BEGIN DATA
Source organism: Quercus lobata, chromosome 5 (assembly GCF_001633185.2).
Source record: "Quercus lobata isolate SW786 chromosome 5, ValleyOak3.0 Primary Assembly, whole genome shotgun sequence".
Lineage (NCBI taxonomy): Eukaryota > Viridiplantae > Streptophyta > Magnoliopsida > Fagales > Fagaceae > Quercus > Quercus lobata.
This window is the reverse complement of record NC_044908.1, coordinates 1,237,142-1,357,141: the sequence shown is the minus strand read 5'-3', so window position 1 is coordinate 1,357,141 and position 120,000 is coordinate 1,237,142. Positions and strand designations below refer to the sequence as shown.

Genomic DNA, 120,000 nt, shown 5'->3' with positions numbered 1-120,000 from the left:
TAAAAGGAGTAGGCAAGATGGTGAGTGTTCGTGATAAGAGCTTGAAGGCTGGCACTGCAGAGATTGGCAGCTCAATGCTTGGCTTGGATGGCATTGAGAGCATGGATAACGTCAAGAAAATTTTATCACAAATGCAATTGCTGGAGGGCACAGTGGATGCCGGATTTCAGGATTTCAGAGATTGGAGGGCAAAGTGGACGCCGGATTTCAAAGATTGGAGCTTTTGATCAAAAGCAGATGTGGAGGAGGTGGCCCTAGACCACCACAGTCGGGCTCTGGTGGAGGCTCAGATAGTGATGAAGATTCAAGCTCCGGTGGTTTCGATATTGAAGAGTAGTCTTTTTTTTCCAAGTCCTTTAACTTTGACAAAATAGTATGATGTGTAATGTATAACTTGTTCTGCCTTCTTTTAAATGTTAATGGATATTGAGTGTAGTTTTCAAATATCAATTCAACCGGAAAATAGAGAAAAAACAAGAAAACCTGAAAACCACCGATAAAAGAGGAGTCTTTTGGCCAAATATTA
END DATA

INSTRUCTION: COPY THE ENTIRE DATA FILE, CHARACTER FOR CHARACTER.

Source organism: Quercus lobata, chromosome 5 (assembly GCF_001633185.2).
Source record: "Quercus lobata isolate SW786 chromosome 5, ValleyOak3.0 Primary Assembly, whole genome shotgun sequence".
Lineage (NCBI taxonomy): Eukaryota > Viridiplantae > Streptophyta > Magnoliopsida > Fagales > Fagaceae > Quercus > Quercus lobata.
This window is the reverse complement of record NC_044908.1, coordinates 1,237,142-1,357,141: the sequence shown is the minus strand read 5'-3', so window position 1 is coordinate 1,357,141 and position 120,000 is coordinate 1,237,142. Positions and strand designations below refer to the sequence as shown.

Genomic DNA, 120,000 nt, shown 5'->3' with positions numbered 1-120,000 from the left:
TAAAAGGAGTAGGCAAGATGGTGAGTGTTCGTGATAAGAGCTTGAAGGCTGGCACTGCAGAGATTGGCAGCTCAATGCTTGGCTTGGATGGCATTGAGAGCATGGATAACGTCAAGAAAATTTTATCACAAATGCAATTGCTGGAGGGCACAGTGGATGCCGGATTTCAGGATTTCAGAGATTGGAGGGCAAAGTGGACGCCGGATTTCAAAGATTGGAGCTTTTGATCAAAAGCAGATGTGGAGGAGGTGGCCCTAGACCACCACAGTCGGGCTCTGGTGGAGGCTCAGATAGTGATGAAGATTCAAGCTCCGGTGGTTTCGATATTGAAGAGTAGTCTTTTTTTTCCAAGTCCTTTAACTTTGACAAAATAGTATGATGTGTAATGTATAACTTGTTCTGCCTTCTTTTAAATGTTAATGGATATTGAGTGTAGTTTTCAAATATCAATTCAACCGGAAAATAGAGAAAAAACAAGAAAACCTGAAAACCACCGATAAAAGAGGAGTCTTTTGGCCAAATATTA